As mentioned above, in order to succeed PESCO will need good projects backed by a critical mass of member states. If the current political will for defence cooperation is preserved and channelled, and if an optimal bureaucratic model is found to keep the process going, PESCO could work out. If not, the entire process will function for a few years at half capacity, and slowly die in talking shops. PESCO’s success will thus depend on development on various levels. In addition to specific projects succeeding, there is also the important task of convincing NATO allies—mostly the US, but also those EU member states more sceptical about defence cooperation—that PESCO will strengthen, not destroy, Euro-Atlantic unity. Estonia and several other NATO allies would certainly not agree with defence cooperation that would work against the US or weaken NATO. Given that NATO and the EU have 22 member states in common and defend a common value space, these two organisations should not compete in military capability development or any other field, and should instead complement each other.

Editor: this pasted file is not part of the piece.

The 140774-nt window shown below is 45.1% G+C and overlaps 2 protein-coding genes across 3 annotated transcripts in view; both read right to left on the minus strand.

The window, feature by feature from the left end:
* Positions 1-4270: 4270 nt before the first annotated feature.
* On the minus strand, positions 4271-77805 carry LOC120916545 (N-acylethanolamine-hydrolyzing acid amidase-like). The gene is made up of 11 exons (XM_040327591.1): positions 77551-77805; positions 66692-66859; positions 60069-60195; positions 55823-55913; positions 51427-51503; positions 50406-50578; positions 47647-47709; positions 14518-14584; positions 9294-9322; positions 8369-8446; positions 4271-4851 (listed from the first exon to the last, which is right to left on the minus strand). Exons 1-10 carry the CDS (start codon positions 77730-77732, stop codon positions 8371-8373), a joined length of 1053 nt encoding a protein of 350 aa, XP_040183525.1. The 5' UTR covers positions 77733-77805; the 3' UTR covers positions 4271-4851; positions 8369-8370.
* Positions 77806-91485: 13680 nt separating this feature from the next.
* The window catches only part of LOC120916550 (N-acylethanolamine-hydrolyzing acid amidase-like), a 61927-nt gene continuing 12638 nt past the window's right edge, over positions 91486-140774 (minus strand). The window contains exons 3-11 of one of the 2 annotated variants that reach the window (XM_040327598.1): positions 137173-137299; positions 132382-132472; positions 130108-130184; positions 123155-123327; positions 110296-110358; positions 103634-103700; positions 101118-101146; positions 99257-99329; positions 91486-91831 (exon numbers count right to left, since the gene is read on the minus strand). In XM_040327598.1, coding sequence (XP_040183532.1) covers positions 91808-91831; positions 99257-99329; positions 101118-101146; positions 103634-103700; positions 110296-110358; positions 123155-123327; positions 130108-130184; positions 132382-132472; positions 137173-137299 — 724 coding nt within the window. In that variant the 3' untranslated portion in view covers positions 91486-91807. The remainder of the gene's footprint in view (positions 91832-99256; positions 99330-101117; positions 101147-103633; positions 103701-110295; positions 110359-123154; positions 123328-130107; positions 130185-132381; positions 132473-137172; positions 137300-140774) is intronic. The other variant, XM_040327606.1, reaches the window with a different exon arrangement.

If Europe wants to become a global power not just economically but also militarily, it will need military instruments. Even though there are people in Europe who dream of such a wide strategic autonomy in which the EU would not have to rely on NATO and the US presence to guarantee its security, and hope that the new defence initiatives could lead to the creation of a European army in the future, it remains a rather fanciful dream for the time being. We are currently talking about creating certain missing military capabilities through a better-organised mechanism. We will soon see who will cooperate and in which areas, and how much resources are actually contributed. After that, it will become clear whether the sceptics and critics were right, or whether EU defence cooperation has truly been resuscitated.
Estonians are a practical people. This is reflected in the words of Riho Terras, Commander of the Estonian Defence Forces, in Brussels at the PESCO launch ceremony on 14 December: “It is an inclusive and ambitious cooperation platform that signals the wish of the 25 member states to make the EU stronger militarily. For EU citizens this means more security.” It is as simple as that.

This article reflects the author’s personal opinions.